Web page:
Minneapolis custom molder Midwest Plastics Components (MPC) hopes that helping to pioneer a novel high-speed injection molding concept will give it a leg up in the emerging micro-molding market for precision thin-wall parts that weigh less than a gram.

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The first North American application of Engel’s X-Melt process is micro-molding thin-wall medical products at Midwest Plastics Components.

Minneapolis custom molder Midwest Plastics Components (MPC) hopes that helping to pioneer a novel high-speed injection molding concept will give it a leg up in the emerging micro-molding market for precision thin-wall parts that weigh less than a gram. MPC is the first molder in North America to make commercial use of X-Melt, a process developed in 2001 by machine builder Engel Austria GmbH.

It eliminates the need for a gas accumulator to achieve super-high-speed injection. Instead, X-Melt exploits the natural elasticity of plastic melts. It uses the screw and a shutoff nozzle to pressurize the melt to a very high but defined level in the machine barrel. When the valve is opened, the compressed melt expands in the cavity at an explosive rate, even faster than can be achieved with an accumulator. In effect, X-Melt uses the energy stored in the pressurized melt to fill the mold without moving the injection ram. X-Melt reportedly uses one-third to half as much energy to fill the mold and simplifies the process by eliminating the need to determine injection-speed and holding-pressure profiles.

MPC employs this technology to attack a niche market for tiny surgical implant devices used in vascular, ocular, facial, and nerve-regeneration applications, as well as devices that aid in reattachment of a ligament or tendon to a joint. MPC uses special polyester resins to mold resorbable devices. “With X-Melt, we make long, thin, flexible products that allow for smaller incision sites and can compete with sutures. We can injection mold products that previously had to be extruded or did not exist,” says Dale Gildemeister, MPC project engineer.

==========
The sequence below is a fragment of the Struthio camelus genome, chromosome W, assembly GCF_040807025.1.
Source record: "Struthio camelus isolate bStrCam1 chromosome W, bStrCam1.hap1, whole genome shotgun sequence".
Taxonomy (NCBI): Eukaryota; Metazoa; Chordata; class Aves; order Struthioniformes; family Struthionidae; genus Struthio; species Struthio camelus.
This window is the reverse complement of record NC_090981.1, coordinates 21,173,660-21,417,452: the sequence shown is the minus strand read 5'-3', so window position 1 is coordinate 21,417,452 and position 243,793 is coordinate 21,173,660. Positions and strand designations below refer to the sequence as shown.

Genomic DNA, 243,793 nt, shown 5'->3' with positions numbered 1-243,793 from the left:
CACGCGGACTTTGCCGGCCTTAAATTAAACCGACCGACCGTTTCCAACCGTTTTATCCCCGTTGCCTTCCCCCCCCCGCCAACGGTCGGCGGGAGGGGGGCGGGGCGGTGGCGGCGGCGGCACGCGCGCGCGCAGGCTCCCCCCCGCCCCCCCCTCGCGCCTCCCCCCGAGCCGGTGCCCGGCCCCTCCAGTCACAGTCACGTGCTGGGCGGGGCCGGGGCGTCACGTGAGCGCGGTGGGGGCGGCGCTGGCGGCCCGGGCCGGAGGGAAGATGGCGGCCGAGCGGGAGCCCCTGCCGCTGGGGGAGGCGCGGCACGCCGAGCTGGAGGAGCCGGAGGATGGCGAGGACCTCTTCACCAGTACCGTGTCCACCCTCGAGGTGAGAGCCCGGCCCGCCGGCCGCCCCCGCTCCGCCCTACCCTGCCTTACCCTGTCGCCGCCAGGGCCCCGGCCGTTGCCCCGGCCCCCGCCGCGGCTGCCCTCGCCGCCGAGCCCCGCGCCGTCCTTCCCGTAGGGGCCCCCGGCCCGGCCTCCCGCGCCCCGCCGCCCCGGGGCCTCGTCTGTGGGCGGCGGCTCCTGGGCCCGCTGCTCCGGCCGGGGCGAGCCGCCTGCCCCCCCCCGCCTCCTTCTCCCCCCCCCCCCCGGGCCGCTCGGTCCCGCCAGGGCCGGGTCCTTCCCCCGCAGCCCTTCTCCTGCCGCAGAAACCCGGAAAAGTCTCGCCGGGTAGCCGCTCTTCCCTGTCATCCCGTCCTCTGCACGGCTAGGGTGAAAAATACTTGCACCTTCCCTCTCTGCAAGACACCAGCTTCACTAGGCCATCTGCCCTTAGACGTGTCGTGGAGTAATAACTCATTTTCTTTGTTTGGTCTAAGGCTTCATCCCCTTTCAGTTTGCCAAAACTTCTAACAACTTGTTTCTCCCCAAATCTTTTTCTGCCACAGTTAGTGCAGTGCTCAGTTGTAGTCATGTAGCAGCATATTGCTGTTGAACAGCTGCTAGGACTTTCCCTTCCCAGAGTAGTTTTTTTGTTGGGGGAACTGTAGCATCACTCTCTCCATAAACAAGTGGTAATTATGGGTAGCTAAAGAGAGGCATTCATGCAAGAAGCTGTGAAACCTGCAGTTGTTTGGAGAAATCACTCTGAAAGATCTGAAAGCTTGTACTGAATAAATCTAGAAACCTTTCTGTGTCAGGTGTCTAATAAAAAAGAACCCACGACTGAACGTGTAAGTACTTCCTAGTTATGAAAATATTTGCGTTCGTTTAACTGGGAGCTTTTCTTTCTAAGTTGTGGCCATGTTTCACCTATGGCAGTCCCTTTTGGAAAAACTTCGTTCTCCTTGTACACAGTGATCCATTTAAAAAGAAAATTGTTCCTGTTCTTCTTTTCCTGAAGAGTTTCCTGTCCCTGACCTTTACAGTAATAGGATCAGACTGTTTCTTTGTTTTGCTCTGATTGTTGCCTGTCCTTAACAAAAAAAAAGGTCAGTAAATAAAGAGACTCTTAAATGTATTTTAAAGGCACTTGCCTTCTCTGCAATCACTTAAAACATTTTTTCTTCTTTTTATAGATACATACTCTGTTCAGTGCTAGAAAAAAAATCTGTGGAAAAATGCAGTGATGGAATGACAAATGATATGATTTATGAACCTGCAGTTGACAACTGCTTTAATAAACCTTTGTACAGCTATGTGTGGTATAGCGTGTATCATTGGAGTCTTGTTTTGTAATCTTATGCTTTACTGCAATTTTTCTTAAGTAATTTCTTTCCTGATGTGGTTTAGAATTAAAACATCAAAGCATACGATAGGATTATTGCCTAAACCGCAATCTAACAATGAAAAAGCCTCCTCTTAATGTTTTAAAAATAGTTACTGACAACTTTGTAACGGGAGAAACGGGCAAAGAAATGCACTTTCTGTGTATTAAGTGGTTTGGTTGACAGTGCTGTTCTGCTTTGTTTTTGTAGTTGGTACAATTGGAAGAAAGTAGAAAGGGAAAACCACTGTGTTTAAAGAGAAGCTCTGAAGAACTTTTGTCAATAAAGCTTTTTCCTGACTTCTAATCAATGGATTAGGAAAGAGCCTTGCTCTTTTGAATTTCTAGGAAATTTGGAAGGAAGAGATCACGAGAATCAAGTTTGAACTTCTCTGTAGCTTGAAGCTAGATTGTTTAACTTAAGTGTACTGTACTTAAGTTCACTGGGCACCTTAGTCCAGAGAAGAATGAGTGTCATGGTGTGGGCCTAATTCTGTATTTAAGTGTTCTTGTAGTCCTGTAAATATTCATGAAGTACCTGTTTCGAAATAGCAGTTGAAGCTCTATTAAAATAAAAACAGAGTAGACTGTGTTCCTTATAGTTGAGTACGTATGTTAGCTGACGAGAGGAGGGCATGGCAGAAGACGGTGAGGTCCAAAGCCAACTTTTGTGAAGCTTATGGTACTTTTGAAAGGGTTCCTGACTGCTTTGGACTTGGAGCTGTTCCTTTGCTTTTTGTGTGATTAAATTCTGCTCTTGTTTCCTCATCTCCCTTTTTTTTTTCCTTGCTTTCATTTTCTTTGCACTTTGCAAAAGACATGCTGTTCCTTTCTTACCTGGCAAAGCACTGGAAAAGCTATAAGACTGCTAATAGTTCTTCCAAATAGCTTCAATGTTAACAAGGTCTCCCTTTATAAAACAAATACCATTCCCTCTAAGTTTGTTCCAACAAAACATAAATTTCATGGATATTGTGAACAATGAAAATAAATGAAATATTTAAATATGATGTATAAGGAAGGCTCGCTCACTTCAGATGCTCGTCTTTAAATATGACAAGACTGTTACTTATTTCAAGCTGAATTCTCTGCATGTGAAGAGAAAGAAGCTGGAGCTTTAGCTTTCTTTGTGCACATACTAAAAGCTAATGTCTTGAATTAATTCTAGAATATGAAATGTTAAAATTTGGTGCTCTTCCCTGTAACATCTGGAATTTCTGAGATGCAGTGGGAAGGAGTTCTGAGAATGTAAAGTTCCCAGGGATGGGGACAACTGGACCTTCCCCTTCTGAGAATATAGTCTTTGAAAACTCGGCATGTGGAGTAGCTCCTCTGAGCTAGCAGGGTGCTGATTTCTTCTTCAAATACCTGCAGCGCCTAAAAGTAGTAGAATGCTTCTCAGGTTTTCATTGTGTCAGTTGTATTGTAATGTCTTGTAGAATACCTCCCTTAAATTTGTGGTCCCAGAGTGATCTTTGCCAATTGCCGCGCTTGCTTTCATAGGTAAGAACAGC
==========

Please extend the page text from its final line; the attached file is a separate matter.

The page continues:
“We haven’t found a limit to how thin we can go yet,” says Gildemeister. “We have molded a tube 22 mm long with a 0.25-mm wall thickness. We are looking at thinning that same tube down to a 0.07-mm wall,” he adds. MPC has found X-Melt effective for parts weighing 4 g or less.

 

All-electric precision

MPC began in the 1960s under the name McCourtney. Today, it operates 47 injection presses from 17 to 700 tons to serve automotive, defense, industrial, and medical markets. MPC has four clean rooms of class 100,000 and class 10,000.

MPC uses X-Melt on a 60-ton Engel E-Motion all-electric press fitted with a special screw, barrel, hot-runner system, and shut-off nozzle that are all able to withstand pressures up to 54,000 psi. It also features adaptive software that minimizes variation in the locking behavior of the non-return valve. The press was supplied by Engel Canada, Guelph, Ont., and the hot-runner system and shutoff valve were designed in cooperation with Mold-Masters Ltd., Georgetown, Ont.

Engel says the X-Melt process requires its E-Motion line of all-electric machines, due to the critical requirement for controlling screw position, which helps control the pressure applied to the melt. The system reportedly can deliver parts with weight variation as tight as ±0.03%, which compares with ±7% achieved with accumulator injection.

This is where MPC is looking to gain its edge in medical molding. “With X-Melt, the standard deviation in cavity pressure over 100 shots is just 13 psi,” says Gildemeister. “We are making a shift in our strategy from trying to achieve machine repeatability to achieving polymer repeatability.”

MPC has four thin-wall applications for X-Melt. Mold fill times are no more than 1.5 millisec. It takes some trial and error to determine the correct pre-compression position and the operating profile of the shutoff valve, says Gildemeister.

Using X-Melt, MPC can consistently produce parts from 0.4 to 0.8 g with wall thickness down to 0.1 mm. “We have made parts down to 4 g with other methods, but not thin-walled parts. We could achieve a 0.6-mm wall using special flow enhancers in the cavity, but the enhancers could generate material waste, which is expensive when the polymer costs several thousand dollars per kilo,” Gildemeister says.